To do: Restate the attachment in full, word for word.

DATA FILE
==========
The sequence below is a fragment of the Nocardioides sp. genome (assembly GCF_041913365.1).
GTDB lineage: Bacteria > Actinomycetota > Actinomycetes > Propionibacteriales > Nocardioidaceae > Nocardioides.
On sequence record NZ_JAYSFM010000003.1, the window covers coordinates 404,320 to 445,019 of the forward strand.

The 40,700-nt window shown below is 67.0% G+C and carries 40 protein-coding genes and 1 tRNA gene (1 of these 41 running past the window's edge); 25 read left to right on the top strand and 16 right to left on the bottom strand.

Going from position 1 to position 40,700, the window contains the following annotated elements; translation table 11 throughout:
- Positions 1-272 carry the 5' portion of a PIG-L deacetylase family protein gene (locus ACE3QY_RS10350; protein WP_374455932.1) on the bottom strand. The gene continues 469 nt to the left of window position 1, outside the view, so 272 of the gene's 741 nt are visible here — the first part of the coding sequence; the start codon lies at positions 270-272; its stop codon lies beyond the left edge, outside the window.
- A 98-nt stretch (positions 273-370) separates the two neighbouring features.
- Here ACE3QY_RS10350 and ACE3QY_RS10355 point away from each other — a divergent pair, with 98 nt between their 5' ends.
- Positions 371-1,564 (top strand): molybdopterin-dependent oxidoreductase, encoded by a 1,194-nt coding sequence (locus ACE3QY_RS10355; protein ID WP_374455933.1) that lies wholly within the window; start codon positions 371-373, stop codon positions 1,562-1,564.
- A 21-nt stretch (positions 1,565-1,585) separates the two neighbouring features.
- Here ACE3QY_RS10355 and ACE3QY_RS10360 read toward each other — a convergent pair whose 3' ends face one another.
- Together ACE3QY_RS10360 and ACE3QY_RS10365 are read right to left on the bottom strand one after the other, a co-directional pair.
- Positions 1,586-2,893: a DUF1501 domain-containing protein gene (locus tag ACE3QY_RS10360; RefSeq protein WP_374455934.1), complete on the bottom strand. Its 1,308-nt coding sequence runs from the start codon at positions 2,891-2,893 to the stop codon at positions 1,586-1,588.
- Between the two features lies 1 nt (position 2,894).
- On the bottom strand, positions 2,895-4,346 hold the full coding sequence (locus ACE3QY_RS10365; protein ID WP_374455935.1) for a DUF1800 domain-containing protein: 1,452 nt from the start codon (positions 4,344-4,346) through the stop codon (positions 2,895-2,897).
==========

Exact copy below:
The sequence below is a fragment of the Nocardioides sp. genome (assembly GCF_041913365.1).
GTDB lineage: Bacteria > Actinomycetota > Actinomycetes > Propionibacteriales > Nocardioidaceae > Nocardioides.
On sequence record NZ_JAYSFM010000003.1, the window covers coordinates 404,320 to 445,019 of the forward strand.

The 40,700-nt window shown below is 67.0% G+C and carries 40 protein-coding genes and 1 tRNA gene (1 of these 41 running past the window's edge); 25 read left to right on the top strand and 16 right to left on the bottom strand.

Going from position 1 to position 40,700, the window contains the following annotated elements; translation table 11 throughout:
- Positions 1-272 carry the 5' portion of a PIG-L deacetylase family protein gene (locus ACE3QY_RS10350; protein WP_374455932.1) on the bottom strand. The gene continues 469 nt to the left of window position 1, outside the view, so 272 of the gene's 741 nt are visible here — the first part of the coding sequence; the start codon lies at positions 270-272; its stop codon lies beyond the left edge, outside the window.
- A 98-nt stretch (positions 273-370) separates the two neighbouring features.
- Here ACE3QY_RS10350 and ACE3QY_RS10355 point away from each other — a divergent pair, with 98 nt between their 5' ends.
- Positions 371-1,564 (top strand): molybdopterin-dependent oxidoreductase, encoded by a 1,194-nt coding sequence (locus ACE3QY_RS10355; protein ID WP_374455933.1) that lies wholly within the window; start codon positions 371-373, stop codon positions 1,562-1,564.
- A 21-nt stretch (positions 1,565-1,585) separates the two neighbouring features.
- Here ACE3QY_RS10355 and ACE3QY_RS10360 read toward each other — a convergent pair whose 3' ends face one another.
- Together ACE3QY_RS10360 and ACE3QY_RS10365 are read right to left on the bottom strand one after the other, a co-directional pair.
- Positions 1,586-2,893: a DUF1501 domain-containing protein gene (locus tag ACE3QY_RS10360; RefSeq protein WP_374455934.1), complete on the bottom strand. Its 1,308-nt coding sequence runs from the start codon at positions 2,891-2,893 to the stop codon at positions 1,586-1,588.
- Between the two features lies 1 nt (position 2,894).
- On the bottom strand, positions 2,895-4,346 hold the full coding sequence (locus ACE3QY_RS10365; protein ID WP_374455935.1) for a DUF1800 domain-containing protein: 1,452 nt from the start codon (positions 4,344-4,346) through the stop codon (positions 2,895-2,897).